Dispatches > Quick Takes
Associated Press/Photo by Jeff Roberson

Quick Takes

Issue: "Race to the finish," Nov. 3, 2012

Not care-free

Four months after an unusual Panera restaurant opened in their neighborhood, some residents in the Lakeview area of Chicago are beginning to complain. The restaurant in question is a Panera Cares, a version of the Panera chain that allows customers to pay whatever they can for their meals—and if a customer has no money, the meal is free. Some neighbors aren’t buying into the free lunch, and one local woman complained to CBS Chicago that the pay-what-you-can meals were attracting homeless people to her neighborhood. Panera operates four such restaurants—Chicago, Portland, Detroit, and St. Louis areas—as a nationwide pilot program to test the business model. 

Good riddance

Scottish authorities are hoping Stephen Gough will hike across the border to England and not come back. The so-called Naked Rambler refuses to put on clothes while he wanders Scotland’s Highlands and Lowlands, despite indecency convictions and jail sentences. For the past six years, Scottish authorities have locked up Gough for hiking in the buff. He told reporters earlier this year that he marches in the nude to protest the laws that forbid him to do so—but since he’s spent most of the last few years locked up on nudity charges, Scottish authorities are beginning to see him less as a nuisance and more as an expensive problem. According to the government, it costs taxpayers nearly $64,000 to house a prisoner for a year. After his last jail stint, Gough was spotted on Oct. 6 walking south toward England, where he hopes to visit his family.

Breaking bad

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Talk about timing: Employees at a Chagrin Falls, Ohio, bank narrowly avoided a bank robbery because the teller had to go to the bathroom. A would-be bank robber entered the Huntington Bank on Sept. 30 just after the teller on duty locked her cash drawer and excused herself to the restroom. The robber demanded cash from the bank employee he met at the teller’s window, but the employee told him the cash drawer was locked and he’d have to wait. Flummoxed by the delay, the man fled on foot.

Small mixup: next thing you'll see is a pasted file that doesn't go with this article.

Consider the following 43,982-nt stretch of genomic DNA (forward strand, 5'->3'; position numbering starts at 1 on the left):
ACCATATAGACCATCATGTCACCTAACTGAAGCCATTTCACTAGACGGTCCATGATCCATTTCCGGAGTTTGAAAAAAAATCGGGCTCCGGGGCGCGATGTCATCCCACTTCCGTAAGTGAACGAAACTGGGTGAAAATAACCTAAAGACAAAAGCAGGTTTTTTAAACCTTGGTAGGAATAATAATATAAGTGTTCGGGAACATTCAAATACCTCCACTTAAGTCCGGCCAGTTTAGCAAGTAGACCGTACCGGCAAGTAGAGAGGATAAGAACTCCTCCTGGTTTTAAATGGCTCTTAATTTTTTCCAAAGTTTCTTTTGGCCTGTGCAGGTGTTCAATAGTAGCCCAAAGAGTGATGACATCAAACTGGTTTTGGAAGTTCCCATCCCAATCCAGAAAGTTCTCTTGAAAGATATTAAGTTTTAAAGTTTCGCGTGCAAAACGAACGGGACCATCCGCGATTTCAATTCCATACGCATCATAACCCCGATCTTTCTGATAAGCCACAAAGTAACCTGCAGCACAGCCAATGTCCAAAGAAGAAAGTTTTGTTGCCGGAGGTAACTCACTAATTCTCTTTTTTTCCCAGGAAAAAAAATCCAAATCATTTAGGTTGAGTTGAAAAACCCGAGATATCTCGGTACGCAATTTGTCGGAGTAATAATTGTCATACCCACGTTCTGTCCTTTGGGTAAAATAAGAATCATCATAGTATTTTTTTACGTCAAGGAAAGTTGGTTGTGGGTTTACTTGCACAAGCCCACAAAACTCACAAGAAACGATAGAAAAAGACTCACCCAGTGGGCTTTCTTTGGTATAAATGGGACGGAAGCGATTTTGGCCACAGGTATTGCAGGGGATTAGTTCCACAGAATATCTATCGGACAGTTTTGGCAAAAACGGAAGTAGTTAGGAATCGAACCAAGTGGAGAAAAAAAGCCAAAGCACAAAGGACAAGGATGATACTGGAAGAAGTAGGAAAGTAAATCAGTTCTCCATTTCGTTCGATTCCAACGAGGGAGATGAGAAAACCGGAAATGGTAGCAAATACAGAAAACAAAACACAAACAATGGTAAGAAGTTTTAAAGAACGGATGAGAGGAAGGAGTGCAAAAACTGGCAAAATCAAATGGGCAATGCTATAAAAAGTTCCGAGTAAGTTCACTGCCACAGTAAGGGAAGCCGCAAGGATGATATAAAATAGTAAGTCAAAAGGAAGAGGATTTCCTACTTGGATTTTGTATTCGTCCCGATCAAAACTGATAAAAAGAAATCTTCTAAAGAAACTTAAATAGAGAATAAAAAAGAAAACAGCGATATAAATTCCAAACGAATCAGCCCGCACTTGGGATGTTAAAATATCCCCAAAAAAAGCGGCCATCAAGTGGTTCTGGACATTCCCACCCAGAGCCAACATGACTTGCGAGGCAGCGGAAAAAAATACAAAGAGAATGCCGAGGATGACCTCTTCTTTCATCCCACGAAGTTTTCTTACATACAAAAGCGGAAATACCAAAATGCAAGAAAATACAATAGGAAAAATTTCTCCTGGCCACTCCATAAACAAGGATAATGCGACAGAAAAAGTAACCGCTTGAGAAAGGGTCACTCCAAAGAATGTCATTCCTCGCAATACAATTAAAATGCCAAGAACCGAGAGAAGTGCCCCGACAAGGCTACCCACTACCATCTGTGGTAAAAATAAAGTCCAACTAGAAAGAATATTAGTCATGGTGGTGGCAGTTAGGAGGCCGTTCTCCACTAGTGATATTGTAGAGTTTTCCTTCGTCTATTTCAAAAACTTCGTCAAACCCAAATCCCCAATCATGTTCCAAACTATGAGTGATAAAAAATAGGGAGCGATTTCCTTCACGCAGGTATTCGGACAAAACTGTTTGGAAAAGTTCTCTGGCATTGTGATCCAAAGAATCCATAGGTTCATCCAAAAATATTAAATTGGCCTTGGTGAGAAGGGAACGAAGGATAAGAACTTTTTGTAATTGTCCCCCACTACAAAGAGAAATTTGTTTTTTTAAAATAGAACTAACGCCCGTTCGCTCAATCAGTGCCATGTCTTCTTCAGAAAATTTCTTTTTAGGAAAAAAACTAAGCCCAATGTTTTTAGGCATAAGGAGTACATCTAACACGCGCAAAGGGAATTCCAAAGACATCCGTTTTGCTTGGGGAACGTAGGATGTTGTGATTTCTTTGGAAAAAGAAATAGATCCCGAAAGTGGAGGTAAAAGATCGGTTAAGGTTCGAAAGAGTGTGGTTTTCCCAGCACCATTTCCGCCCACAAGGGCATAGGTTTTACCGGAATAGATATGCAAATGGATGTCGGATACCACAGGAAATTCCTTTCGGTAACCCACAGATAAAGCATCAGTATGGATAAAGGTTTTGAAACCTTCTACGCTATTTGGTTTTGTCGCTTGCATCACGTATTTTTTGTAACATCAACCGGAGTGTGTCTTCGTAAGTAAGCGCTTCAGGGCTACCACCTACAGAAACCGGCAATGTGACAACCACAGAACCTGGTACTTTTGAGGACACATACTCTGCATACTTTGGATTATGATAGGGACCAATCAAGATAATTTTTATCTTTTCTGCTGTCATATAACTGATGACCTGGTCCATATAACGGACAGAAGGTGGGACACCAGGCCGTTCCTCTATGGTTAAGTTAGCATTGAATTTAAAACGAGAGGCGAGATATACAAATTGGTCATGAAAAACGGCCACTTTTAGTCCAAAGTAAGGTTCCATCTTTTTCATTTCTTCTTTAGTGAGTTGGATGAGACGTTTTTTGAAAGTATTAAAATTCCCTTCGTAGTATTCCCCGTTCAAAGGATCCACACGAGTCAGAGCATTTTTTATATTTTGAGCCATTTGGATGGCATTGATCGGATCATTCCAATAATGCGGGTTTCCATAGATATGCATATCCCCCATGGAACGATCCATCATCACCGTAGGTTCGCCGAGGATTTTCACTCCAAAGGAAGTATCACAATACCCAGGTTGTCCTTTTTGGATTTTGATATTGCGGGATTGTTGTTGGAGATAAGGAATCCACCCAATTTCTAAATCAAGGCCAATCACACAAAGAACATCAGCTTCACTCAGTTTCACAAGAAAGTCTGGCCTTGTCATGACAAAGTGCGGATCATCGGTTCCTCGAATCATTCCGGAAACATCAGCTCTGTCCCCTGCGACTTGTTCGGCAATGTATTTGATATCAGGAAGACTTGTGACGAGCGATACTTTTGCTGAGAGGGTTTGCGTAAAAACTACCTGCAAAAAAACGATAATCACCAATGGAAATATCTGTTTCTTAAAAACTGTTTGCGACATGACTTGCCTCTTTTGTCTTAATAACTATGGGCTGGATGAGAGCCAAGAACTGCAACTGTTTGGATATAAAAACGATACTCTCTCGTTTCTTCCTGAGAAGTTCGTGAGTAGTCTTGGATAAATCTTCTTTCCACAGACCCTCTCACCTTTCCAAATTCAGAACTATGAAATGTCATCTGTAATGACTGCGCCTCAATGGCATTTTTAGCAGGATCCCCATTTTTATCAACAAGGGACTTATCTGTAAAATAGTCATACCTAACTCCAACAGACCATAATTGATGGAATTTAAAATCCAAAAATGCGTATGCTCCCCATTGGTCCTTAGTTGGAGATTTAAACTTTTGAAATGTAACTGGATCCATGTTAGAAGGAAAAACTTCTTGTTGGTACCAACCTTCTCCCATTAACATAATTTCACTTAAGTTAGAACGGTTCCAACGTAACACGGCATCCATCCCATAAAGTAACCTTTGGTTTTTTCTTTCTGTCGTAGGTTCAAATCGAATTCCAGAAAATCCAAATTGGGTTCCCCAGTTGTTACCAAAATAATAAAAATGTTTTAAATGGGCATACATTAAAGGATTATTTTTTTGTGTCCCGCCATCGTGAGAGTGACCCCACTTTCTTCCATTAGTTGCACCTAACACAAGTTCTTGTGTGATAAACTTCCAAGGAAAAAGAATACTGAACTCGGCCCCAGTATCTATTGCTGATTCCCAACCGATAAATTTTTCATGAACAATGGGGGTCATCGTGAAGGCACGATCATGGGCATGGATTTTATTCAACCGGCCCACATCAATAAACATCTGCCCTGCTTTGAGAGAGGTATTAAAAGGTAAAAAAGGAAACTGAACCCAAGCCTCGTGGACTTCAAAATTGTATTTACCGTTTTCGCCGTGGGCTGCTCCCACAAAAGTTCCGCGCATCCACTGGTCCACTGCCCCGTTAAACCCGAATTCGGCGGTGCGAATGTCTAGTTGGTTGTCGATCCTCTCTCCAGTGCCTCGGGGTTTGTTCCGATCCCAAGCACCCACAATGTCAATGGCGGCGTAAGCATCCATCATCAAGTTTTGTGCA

Shirt shrift

With around $10 billion worth of Facebook stock, it’s hard to imagine how company founder Mark Zuckerberg spends all his money. But one thing’s certain: He’s not spending it on clothes. In an Oct. 4 interview with the Today show, the 28-year-old Facebook CEO admitted he generally wears the same type of solid gray T-shirt every day. Asked by NBC how many of the shirts he owns, Zuckerberg said about 20.

Starr pumpkin

Thad Starr from Pleasant Hill, Ore., who grows giant pumpkins, transported via pickup his 1,775-pound pumpkin more than 500 miles south to the Oct. 8 World Championship Pumpkin Weigh-Off in Half Moon Bay, Calif. The nine-hour drive netted the 45-year-old grower first prize at the contest: He won $10,650.

Eye of the storm

A walk along a beach in Florida led to an eye-popping discovery. An enormous blue eyeball reportedly washed up onto Pompano Beach in South Florida, causing an internet sensation when the man who found it took it to state wildlife officials. Researchers say the eyeball, which is the size of a softball, is probably from a deep sea squid or a large swordfish. Heather Bracken-Grissom, a marine science professor at Florida International University, told the Associated Press that the find has sparked public curiosity: “Something like this gets the public very excited about the mysterious realm of the ocean.”

Partial return

One Hastings, Minn., man has either a shallow understanding of the law or a shallow conscience. After finding an envelope filled with $1,100 cash, the anonymous finder turned the envelope in to police, but not before skimming $200 from the sum. He included a note indicating that the finder was short on cash and “really needed” the $200. Police in Hastings, who are attempting to find the rightful owner, welcomed the partial return of the money, but noted that it’s illegal to help yourself to a reward.

Kno problem

Lawyer Claude Kicklighter has probably had some difficult clients before, but they were puppies compared to his latest. A court official in Effingham County, Ga., said on Oct. 12 that a judge had appointed Kicklighter to represent a pit bull that the county wants to euthanize. The pit bull, named Kno, had attacked a 5-year-old child, after which his owner turned him over to the county. “All I can tell you is that the judge appointed me,” Kicklighter told the Reuters news service. “I really don’t know what the issues are.” A hearing later in October will determine whether Kno should live or die.


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